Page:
Recognition of viral dsRNA by endosomal TLR3 activates innate immune response during virus infection. Trafficking of TLR3 to the endolysosomal compartment arising from fusion of late endosome (LE) with lysosome is required for recognition and detection of pathogen associated molecular patterns, which results in activation of the TLR3-dependent signaling cascade. Existing knowledge about the mechanism(s) and cellular factor(s) governing TLR3 trafficking is limited. In the current study, we identified intracellular S100A9 protein as a critical regulator of TLR3 trafficking. S100A9 was required for maturation of TLR3 containing early endosome (EE) into LE, the compartment that fuses with lysosome to form the endolysosomal compartment. A drastic reduction in cytokine production was observed in S100A9-knockout (KO) primary macrophages following RNA virus infection and treatment of cells with polyinosinic-polycytidylic acid (polyIC; a dsRNA mimetic that acts as a TLR3 agonist). Mechanistic studies revealed colocalization and interaction of S100A9 with TLR3 following polyIC treatment. S100A9-TLR3 interaction was critical for maturation of TLR3 containing EE into LE because TLR3 could not be detected in the LE of polyIC-treated S100A9-KO macrophages. Subsequently, TLR3 failed to colocalize with its agonist (i.e., biotin-labeled polyIC) in S100A9-deficient macrophages. The in vivo physiological role of S100A9 was evident from loss of cytokine production in polyIC-treated S100A9-KO mice. Thus, we identified intracellular S100A9 as a regulator of TLR3 signaling and demonstrated that S100A9 functions during pre-TLR3 activation stages by facilitating maturation of TLR3 containing EE into LE.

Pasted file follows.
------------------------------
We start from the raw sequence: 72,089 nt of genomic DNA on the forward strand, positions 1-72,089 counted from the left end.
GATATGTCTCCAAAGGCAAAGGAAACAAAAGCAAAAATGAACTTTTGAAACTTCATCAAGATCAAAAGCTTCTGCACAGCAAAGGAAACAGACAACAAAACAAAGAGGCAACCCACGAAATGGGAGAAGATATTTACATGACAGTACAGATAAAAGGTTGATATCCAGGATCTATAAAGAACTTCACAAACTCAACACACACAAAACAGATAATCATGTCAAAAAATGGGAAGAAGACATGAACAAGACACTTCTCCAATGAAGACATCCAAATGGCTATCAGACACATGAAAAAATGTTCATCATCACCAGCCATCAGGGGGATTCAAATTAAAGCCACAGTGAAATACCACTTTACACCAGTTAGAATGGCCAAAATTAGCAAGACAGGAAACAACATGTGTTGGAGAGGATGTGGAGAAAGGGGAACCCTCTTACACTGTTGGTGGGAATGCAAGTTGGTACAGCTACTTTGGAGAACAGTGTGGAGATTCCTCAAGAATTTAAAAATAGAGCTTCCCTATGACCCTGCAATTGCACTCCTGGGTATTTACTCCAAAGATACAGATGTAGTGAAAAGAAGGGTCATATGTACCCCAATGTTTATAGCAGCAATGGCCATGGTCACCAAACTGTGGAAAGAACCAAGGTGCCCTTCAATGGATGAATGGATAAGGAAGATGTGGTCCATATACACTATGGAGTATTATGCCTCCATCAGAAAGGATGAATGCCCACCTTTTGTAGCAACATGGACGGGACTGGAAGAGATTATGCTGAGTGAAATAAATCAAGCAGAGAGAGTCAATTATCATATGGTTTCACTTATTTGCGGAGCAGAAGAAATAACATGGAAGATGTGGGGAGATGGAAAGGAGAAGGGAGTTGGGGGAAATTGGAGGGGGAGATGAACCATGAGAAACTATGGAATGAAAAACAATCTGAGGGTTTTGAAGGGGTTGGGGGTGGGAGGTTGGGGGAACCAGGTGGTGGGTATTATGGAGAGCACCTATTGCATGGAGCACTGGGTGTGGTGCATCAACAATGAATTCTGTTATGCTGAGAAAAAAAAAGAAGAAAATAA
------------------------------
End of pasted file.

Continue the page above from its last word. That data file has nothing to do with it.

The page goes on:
ASJC Scopus subject areas
- Immunology and Allergy